1:31·Athena herself could scarcely have built so mighty a fortress so quickly."
·The design of the walls
1:38·Both walls were faced with brick-banded limestone over a core of mortared rubble.
1:43·The inner wall, 11 m high and up to 6 m thick, was fortified with 96 towers, each up to 20 m tall.
1:53·The outer wall, set at a lower elevation, was about 9 m high and 2 m thick,
1:58·with towers positioned midway between those of the inner wall.
2:03·Let's take a closer look at the walls. I'm standing on what was the rampart of the lower
2:08·wall. To my left is the inner wall, and the parateichon – the raised terrace between them.
2:16·As I pan, you can see how the walls were built, with bands of brick and rubble.
2:22·To our left, where there is now a park, is where the moat was.
2:27·Beyond the outer wall was a moat more than 20 m wide and up to 10 m deep.
2:33·Since the terrain sloped, the moat was divided by lateral walls that functioned as dams,
2:38·allowing each section to be filled to a different height.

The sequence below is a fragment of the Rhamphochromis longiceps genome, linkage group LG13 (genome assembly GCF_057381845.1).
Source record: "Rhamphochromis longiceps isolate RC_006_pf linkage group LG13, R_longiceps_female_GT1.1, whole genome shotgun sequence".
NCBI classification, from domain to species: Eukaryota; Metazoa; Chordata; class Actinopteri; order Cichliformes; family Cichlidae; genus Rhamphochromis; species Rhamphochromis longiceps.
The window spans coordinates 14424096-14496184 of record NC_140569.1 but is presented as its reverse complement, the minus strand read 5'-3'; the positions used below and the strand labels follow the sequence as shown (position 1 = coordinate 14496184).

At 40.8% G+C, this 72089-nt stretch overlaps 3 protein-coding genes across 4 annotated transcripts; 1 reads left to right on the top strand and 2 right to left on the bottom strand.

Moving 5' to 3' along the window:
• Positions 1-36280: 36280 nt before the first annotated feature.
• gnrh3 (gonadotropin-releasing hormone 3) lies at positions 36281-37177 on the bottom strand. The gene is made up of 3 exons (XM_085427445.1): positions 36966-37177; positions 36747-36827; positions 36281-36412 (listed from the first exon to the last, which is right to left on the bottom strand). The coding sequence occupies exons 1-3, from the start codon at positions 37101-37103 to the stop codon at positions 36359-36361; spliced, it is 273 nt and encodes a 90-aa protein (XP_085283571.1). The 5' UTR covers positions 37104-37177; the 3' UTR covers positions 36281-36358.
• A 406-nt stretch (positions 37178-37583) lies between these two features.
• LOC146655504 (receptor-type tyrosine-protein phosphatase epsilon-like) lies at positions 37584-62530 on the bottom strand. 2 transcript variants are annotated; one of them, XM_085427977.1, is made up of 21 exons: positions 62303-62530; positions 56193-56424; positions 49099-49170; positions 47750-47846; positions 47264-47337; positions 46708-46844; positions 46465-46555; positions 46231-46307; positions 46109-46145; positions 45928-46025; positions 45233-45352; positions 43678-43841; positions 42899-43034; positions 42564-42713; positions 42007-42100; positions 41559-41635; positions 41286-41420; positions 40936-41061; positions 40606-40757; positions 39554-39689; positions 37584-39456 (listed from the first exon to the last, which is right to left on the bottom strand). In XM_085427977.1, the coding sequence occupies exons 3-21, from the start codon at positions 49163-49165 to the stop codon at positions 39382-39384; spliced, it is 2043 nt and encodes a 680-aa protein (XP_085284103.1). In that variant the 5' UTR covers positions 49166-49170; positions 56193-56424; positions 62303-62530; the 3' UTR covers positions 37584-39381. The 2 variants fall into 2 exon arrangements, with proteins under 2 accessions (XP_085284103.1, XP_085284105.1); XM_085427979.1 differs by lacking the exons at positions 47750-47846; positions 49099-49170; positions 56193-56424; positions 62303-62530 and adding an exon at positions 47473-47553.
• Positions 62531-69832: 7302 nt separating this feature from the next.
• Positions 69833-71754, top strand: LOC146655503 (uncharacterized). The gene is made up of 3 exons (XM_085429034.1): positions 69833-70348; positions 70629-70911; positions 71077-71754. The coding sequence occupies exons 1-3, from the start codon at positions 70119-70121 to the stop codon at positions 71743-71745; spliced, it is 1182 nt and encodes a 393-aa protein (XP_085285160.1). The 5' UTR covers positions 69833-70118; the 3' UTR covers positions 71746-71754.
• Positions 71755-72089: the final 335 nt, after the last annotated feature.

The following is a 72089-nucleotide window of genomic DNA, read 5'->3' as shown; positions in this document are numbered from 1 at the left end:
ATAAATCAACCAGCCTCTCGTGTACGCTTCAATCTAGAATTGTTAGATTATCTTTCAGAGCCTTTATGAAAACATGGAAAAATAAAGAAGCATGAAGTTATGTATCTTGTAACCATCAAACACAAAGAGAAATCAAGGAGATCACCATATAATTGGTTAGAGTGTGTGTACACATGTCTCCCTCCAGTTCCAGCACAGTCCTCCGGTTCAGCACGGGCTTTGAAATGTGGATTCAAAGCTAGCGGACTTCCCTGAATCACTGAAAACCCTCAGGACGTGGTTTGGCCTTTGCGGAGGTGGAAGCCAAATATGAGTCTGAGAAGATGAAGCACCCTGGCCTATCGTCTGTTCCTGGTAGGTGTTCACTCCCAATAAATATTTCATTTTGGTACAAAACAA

2:42·The moat and walls were pierced by nine principal gates and a disputed number of posterns.
·The Golden Gate
2:49·Here we have a fine view of the south end of the Theodosian Walls. But the real highlight
2:54·is just behind us – and that is the Porta Aurea, the Golden Gate, the most impressive of all the
3:01·gates in the Theodosian Wall. As you can see, it's a monumental, marble-plated structure – so
3:08·monumental, in fact, that it's sometimes thought it might have been built before
3:11·the rest of the walls, by Theodosius I. Whoever built it, the sense of grandeur is indisputable,
3:17·even though it has lost the elephant quadriga that once crowned it. The grand central portal
3:23·was used by the emperors after their triumphs. So it was here that Heraclius came back to
3:29·Constantinople after the great Persian campaign, and here too – much later – that Michael VIII
3:35·returned after the Latin occupation. The side gates were used by everyday traffic.
3:41·Behind this gate, as you can probably just make out, is a small castle – the so-called Yedikule,
3:46·the Seven Towers – which was built in the late Byzantine period.
·Defying invaders
3:52·The walls proved their worth almost as soon as they were built, deflecting Attila the Hun